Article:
Should you blend in? Or express yourself?

Shooting tweeds should shout for joy, says Ben Samuelson

There are a few fibs that we allow ourselves in shooting. The first is that we need big 4x4s. I spent many years driving to shoots in a TVR that only ever went off-road when I slid into a ditch. We buy swanky new shooting kit and discuss how waterproof our new coats are, how effective our new cartridges are and how comfortable our new boots are when, in reality, the old ones did the job perfectly well.

There is also a lot of fuss about the louder types of shooting tweeds. I must admit that my tweed is pretty muted but I don’t like the idea of the happiness police saying what people can and cannot wear, especially if it brings a bit of colour to the place. It also brings a lot of business to country sports tailors, such as the good people of Charles Campbell Bespoke. Without them, who would make me suits using, as their lining, a reprint of a Cold War-era RAF escape and evasion map of the Murmansk and Severodvinsk area of Northern Russia?

The other welcome consequence of the acceptability of loud tweed is that the increasing number of women Guns can express themselves through their fabulous shooting outfits. Wouldn’t it be a shame if everyone’s tweed had to be woven from a low-key, mud-coloured warp with a sludge-coloured weft? I am lucky enough to shoot as the guest of two fabulous woman Shots, both of whom have joyfully bright tweed suits. They look utterly gorgeous, and I’m sure they’d admit that their enjoyment of the sport is all the greater for being able to have a bit of fun with the way they dress.

I’m not suggesting we dress like golfers (perish the thought), and there are probably times when one is out pigeon decoying that it’s not advisable to wear fuchsia, but, come on, there’s no need for frowny disapproval of a bit of cheerfully leery tweed.

On the moors in tweeds

On the moor in tweeds

Be discerning advises Giles Catchpole

In consideration of this important question I looked at the shooting tweeds offered by the Sutherland Sporting Tweeds Co of Lairg. It has a catalogue of a hundred or more fabrics. It also provides a design service so that the discerning client with a need for 60-odd yards of the stuff – which amounts to about a dozen suits, depending on the size of yourself and your family, staff or friends – can design his or her own pattern for the purpose. Which seems fair enough.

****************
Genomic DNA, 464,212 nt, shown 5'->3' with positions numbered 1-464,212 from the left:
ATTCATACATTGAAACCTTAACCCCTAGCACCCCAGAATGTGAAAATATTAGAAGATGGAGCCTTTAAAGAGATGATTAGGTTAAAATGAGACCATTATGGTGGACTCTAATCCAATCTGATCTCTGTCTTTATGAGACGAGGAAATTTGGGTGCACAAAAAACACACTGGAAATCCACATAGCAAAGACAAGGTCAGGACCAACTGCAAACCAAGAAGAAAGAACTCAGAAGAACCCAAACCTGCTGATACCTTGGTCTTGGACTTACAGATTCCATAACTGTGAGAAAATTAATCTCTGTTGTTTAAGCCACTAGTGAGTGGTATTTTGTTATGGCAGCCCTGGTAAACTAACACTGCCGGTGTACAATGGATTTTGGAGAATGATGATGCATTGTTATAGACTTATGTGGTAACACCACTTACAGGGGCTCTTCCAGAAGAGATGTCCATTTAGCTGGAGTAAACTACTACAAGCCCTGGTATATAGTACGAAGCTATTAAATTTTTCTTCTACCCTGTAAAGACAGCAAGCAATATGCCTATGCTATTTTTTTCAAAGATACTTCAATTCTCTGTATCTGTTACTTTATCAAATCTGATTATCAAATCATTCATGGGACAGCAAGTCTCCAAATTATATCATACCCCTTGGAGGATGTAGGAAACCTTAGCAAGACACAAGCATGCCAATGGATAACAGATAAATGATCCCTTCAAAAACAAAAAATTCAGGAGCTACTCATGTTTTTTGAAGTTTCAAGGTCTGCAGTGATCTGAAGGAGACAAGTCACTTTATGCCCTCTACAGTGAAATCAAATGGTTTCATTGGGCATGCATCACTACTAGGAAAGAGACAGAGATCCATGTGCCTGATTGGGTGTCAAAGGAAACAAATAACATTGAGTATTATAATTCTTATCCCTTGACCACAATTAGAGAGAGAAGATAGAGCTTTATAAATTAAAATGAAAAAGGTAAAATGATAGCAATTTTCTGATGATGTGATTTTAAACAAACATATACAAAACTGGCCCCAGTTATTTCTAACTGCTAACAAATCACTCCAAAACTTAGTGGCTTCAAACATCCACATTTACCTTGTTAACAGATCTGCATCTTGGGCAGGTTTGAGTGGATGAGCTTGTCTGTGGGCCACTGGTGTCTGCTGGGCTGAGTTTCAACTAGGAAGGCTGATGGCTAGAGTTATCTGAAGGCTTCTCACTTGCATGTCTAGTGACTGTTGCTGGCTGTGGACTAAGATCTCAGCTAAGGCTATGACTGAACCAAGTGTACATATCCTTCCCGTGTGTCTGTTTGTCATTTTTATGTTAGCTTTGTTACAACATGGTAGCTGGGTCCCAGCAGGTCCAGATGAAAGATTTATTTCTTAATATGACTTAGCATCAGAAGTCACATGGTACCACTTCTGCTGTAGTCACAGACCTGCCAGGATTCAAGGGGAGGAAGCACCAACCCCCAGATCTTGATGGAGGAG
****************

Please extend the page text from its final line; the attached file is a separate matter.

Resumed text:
I have often asserted that tweeds should be of muted hue. I know some people assert deer cannot discern colour at all and birds have a limited palette, but if that is the case why do we bother to build a hide when setting out to decoy a pigeon? Why not just stand in a field in a white shirt or an orange kagoul and see how it goes?

If you are going to start your tweed from scratch I would be the last person to tell you how it should look because, traditionally, a chap’s estate tweed should reflect the chap’s estate. So if you live in a pink-washed Jacobean manor at the centre of a lavender farm surrounded by a rhododendron hedge of epic proportions and national importance then a pink and mauve hound’s-tooth with a scarlet overcheck may not look odd. But you are going to stand out a bit on a Hampshire Down and you should not be surprised if the partridges there go round you.

My view is that function outweighs form and a comfortable combination that moves well because of the fine weave and perfect cut executed by a master tailor, is warm and cool in equal measure and fits in everywhere will leave the more elaborate statement pieces for dead.

But some people simply can’t resist making a statement. I’m not going to rain on their parade. If you want to stand out from the crowd by wearing a tweed so lurid as almost to qualify as tartan, then be my guest. Or, rather, suit yourself. Always remember, however, that there should be a line firmly drawn at the matching hat. Only the staff wear livery.